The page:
It might surprise you to learn that by the age of 18, nearly one in five children experience some degree of hearing loss.
Much like adults, hearing loss in children can vary from mild to profound, as well as be temporary as well as permanent.
Causes of Temporary Hearing Loss in Children
Temporary hearing loss is usually caused by some type of blockage in the ear. Once removed, your child’s hearing should return to normal. Common causes include:
- Ear infections. Ear infections are more common in children than adults. In addition to pain, fever, and fluid drainage, some children experience temporary hearing loss due to the fluid buildup in the ear. In rare cases, severe or chronic ear infections may cause damage that leads to permanent hearing loss.
- Earwax blockage. Too much earwax can also block sound from entering the ear and cause hearing problems. If you suspect this might be an issue, take your child to an ENT to have the wax removed. Do not try and do it yourself with a cotton swab.
- Foreign objects in ear. We all know kids are curious, sometimes to a fault. It’s not entirely uncommon that young children might try to stick an object into their ear. If you believe this is the case with your child, make a same-day appointment with your healthcare provider or go to urgent care for removal.
Permanent Pediatric Hearing Loss Causes
Permanent pediatric hearing loss can be due to several conditions as well.
- Genetics. The most common cause of hearing loss in children is genetics. Genetic hearing loss can present at birth or may not show up until later. Certain genetic syndromes, including Turner syndrome, may make a child more likely to develop hearing loss as they get older.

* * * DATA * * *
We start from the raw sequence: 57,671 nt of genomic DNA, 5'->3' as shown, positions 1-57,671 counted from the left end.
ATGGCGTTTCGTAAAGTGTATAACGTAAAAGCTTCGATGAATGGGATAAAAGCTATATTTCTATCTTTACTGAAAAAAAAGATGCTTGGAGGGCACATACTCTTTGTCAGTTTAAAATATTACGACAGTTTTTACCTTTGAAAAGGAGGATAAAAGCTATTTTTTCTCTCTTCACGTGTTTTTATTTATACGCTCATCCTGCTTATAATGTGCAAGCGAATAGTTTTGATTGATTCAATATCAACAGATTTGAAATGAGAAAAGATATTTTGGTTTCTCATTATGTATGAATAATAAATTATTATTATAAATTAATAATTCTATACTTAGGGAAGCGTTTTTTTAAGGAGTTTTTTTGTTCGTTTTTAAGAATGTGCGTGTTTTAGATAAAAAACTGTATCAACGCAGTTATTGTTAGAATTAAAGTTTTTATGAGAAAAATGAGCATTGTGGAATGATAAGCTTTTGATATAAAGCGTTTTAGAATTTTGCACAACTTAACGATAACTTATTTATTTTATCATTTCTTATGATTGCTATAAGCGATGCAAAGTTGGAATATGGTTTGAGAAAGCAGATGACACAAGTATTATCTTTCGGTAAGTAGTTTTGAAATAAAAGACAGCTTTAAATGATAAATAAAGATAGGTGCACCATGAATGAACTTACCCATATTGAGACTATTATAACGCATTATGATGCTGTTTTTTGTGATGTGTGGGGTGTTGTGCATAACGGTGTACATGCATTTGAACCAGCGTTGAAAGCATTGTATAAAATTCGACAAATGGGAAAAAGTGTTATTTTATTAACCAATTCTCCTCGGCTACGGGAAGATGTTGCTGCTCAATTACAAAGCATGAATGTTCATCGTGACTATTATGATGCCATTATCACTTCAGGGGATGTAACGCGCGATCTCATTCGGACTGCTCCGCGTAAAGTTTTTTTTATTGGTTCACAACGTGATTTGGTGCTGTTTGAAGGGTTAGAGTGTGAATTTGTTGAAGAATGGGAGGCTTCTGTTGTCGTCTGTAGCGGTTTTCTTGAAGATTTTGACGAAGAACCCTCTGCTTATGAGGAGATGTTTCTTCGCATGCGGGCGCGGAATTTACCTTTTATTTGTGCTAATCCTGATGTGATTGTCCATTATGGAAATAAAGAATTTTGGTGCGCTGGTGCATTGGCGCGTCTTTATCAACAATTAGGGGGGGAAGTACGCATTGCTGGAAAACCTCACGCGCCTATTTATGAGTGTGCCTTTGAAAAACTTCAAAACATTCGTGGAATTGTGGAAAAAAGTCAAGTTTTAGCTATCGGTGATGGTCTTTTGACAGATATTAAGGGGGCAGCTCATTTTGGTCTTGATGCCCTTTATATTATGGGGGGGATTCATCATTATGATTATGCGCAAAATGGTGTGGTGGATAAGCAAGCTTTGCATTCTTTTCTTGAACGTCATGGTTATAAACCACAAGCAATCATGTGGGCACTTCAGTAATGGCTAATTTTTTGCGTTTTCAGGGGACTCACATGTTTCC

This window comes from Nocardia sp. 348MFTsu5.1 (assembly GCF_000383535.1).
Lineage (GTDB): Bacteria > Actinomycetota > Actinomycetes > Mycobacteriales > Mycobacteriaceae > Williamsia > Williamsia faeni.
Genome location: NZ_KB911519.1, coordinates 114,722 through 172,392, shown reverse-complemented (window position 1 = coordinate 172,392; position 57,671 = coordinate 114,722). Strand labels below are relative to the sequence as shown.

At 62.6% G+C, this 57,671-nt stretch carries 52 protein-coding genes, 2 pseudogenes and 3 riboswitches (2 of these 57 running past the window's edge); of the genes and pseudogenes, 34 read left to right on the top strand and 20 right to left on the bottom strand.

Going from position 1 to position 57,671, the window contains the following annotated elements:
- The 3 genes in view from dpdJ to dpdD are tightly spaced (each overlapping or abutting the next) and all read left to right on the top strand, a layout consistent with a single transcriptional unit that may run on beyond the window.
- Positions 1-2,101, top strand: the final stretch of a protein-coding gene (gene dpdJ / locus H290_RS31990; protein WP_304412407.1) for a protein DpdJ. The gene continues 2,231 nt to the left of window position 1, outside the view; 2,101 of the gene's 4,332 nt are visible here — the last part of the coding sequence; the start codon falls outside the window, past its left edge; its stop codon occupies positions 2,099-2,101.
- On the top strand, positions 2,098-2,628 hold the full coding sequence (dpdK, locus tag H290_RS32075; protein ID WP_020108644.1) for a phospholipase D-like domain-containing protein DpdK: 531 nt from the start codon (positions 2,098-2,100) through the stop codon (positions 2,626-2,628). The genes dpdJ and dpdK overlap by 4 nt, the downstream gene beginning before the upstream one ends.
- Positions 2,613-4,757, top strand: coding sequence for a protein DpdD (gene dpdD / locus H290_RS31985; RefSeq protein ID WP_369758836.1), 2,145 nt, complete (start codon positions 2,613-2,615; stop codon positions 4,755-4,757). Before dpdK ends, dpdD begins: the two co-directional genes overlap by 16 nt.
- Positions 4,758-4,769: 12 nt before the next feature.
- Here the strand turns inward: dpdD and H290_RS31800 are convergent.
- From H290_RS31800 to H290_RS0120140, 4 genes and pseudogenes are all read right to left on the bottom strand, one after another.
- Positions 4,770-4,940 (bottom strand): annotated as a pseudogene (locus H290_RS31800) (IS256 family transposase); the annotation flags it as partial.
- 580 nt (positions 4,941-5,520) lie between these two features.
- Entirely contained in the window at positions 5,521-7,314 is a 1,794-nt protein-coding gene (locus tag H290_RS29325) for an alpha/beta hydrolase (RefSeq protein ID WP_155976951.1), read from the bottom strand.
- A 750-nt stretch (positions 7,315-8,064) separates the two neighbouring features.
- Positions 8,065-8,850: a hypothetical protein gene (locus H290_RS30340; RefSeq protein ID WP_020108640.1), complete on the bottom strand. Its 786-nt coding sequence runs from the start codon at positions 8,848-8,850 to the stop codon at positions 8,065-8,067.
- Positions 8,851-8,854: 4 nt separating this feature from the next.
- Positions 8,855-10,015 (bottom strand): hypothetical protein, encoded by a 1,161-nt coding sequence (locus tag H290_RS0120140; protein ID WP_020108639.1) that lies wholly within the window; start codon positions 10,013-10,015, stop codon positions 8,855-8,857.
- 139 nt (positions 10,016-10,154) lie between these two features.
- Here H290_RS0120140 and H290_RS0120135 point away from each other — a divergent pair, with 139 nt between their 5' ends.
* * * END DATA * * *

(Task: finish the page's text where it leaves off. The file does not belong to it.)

- Illnesses. Sometimes infections that occur in the mother during pregnancy can cause a child to be born with hearing problems. These illnesses include cytomegalovirus (CMV) and rubella. Other times, childhood illnesses like meningitis may lead to hearing loss.
- Noise exposure. Repeated exposure to noises above 85 decibels (dB) can cause hearing loss. The louder the noise, the less time it takes for damage to occur to the hair cells of the inner ear. Enough damage leads to permanent hearing loss.
Other causes may include taking medications that can damage the ears, premature birth, low oxygen levels during birth, and head injury.
When to Get Your Child’s Hearing Checked
Many cases of pediatric hearing loss are identified during universal newborn hearing screenings. However, since hearing problems sometimes don’t show up until later in childhood, be on the lookout if your child:
- Has a delay in speech and language
- Fails to respond to your voice
- Doesn’t react to loud noises
Another sign can be struggling in school. If your child is falling behind academically at Ridgecrest Elementary and you believe hearing loss is playing a role, schedule an appointment for a hearing test.
Pediatric hearing aids or cochlear implants can make it easier for your child to meet language milestones and learn alongside their peers.
For more information or to schedule an appointment for your child, call North Alabama ENT Associates today.